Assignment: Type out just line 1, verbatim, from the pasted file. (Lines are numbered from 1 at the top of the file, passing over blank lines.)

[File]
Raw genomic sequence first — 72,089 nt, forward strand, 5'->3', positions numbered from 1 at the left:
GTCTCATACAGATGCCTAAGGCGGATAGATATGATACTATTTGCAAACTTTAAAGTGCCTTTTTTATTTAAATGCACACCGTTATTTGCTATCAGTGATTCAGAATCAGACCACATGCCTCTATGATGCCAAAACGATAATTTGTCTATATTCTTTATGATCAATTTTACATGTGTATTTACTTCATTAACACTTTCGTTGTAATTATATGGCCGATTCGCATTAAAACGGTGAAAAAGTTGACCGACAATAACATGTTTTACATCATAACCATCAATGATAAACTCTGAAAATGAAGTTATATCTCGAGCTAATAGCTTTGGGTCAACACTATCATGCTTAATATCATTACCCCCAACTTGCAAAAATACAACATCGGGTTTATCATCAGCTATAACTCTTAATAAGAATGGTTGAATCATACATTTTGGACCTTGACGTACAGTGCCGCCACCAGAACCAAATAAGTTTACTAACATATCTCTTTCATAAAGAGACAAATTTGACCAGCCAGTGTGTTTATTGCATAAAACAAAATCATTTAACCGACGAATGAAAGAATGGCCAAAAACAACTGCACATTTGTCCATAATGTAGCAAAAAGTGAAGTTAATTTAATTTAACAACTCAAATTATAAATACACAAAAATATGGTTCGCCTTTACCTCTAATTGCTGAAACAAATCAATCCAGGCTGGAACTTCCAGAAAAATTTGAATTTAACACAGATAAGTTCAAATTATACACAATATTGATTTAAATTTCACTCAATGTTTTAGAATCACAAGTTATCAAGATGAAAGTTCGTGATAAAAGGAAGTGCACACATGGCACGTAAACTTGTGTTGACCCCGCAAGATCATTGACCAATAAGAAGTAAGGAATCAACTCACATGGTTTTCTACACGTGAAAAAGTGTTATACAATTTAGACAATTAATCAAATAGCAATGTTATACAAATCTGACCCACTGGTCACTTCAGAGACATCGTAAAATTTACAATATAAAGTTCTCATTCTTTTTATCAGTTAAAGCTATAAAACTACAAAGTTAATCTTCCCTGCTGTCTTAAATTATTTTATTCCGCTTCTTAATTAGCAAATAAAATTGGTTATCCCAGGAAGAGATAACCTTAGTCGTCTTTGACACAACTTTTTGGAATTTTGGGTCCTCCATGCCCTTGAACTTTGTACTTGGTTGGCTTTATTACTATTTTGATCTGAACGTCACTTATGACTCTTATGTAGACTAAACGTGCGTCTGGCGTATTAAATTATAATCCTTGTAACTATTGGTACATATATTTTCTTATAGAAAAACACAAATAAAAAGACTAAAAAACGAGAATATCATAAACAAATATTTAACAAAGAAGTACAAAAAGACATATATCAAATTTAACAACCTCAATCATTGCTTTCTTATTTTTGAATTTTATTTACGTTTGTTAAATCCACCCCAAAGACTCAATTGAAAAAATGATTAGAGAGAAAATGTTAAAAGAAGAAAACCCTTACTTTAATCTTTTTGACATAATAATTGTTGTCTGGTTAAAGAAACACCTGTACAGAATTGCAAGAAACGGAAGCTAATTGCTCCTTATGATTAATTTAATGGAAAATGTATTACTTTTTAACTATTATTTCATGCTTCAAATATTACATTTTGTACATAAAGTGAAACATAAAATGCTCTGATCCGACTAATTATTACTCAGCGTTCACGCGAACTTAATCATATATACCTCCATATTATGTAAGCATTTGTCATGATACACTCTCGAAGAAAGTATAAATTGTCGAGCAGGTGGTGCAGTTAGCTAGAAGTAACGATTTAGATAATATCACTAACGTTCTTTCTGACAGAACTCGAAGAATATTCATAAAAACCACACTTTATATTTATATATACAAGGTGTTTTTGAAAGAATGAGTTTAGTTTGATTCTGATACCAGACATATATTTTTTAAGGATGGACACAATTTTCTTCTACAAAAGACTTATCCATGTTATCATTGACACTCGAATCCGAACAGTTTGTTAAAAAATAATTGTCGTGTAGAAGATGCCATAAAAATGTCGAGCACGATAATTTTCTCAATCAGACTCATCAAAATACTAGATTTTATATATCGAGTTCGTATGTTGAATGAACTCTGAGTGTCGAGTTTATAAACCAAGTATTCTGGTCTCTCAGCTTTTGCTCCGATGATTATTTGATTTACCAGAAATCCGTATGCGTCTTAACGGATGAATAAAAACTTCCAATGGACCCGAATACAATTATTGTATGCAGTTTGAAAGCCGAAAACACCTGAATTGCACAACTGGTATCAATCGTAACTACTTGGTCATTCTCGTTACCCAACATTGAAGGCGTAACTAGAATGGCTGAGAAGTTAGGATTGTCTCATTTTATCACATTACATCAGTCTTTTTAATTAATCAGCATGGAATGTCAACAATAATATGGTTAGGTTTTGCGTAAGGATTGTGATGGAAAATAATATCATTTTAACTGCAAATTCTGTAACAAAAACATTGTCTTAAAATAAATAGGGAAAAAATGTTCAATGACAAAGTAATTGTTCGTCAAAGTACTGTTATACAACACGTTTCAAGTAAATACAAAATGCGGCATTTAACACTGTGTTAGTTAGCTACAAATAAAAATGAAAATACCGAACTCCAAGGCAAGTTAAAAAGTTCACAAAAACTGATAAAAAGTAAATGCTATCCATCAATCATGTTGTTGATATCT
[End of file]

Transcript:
Raw genomic sequence first — 72,089 nt, forward strand, 5'->3', positions numbered from 1 at the left: